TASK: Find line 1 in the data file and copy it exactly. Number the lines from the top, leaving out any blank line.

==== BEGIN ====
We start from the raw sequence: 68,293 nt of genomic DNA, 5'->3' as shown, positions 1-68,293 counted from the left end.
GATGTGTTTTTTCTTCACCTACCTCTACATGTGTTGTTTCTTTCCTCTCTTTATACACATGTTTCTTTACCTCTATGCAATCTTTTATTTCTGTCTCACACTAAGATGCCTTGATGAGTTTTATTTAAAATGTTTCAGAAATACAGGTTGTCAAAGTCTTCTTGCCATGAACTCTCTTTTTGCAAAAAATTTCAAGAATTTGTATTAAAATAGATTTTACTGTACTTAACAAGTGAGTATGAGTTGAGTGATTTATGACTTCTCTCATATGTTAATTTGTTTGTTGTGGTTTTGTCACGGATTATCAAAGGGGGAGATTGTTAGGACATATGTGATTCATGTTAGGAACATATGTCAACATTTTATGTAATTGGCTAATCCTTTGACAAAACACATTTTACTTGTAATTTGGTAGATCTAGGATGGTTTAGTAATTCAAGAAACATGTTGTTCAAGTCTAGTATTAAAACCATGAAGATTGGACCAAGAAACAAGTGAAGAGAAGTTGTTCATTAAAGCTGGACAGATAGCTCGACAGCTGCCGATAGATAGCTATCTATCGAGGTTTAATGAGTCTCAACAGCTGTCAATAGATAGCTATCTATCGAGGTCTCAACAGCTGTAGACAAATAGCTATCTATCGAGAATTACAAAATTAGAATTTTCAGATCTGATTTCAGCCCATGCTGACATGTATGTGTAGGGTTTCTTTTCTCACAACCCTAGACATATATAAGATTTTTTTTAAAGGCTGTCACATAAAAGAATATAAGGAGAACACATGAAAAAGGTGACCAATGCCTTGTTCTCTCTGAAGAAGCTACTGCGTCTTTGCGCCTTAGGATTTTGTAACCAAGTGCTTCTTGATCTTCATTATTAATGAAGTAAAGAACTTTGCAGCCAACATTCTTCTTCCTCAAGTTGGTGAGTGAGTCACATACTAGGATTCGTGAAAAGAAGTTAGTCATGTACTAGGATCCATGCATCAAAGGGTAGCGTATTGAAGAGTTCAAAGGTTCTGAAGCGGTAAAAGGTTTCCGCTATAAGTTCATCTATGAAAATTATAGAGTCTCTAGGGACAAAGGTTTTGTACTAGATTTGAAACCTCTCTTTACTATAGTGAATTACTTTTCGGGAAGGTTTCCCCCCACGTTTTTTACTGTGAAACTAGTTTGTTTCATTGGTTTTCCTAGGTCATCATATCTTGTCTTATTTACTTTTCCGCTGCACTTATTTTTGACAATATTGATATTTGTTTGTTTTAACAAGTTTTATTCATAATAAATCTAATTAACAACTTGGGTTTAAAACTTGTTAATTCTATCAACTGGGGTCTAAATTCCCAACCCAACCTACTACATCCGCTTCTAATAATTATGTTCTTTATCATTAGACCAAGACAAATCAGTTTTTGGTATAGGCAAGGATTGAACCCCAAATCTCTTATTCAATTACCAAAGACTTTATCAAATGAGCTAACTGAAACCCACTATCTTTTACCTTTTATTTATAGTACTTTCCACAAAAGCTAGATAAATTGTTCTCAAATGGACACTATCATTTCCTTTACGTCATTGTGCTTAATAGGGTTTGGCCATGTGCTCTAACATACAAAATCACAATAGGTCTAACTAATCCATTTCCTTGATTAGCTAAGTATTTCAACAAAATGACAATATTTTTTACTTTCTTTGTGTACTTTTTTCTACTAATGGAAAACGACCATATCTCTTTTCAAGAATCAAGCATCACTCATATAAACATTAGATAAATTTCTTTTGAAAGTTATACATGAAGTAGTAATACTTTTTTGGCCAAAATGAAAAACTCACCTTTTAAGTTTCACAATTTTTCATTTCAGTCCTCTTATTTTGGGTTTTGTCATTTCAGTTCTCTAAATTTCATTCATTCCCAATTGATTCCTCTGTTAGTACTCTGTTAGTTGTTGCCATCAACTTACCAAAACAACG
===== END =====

We start from the raw sequence: 68,293 nt of genomic DNA, 5'->3' as shown, positions 1-68,293 counted from the left end.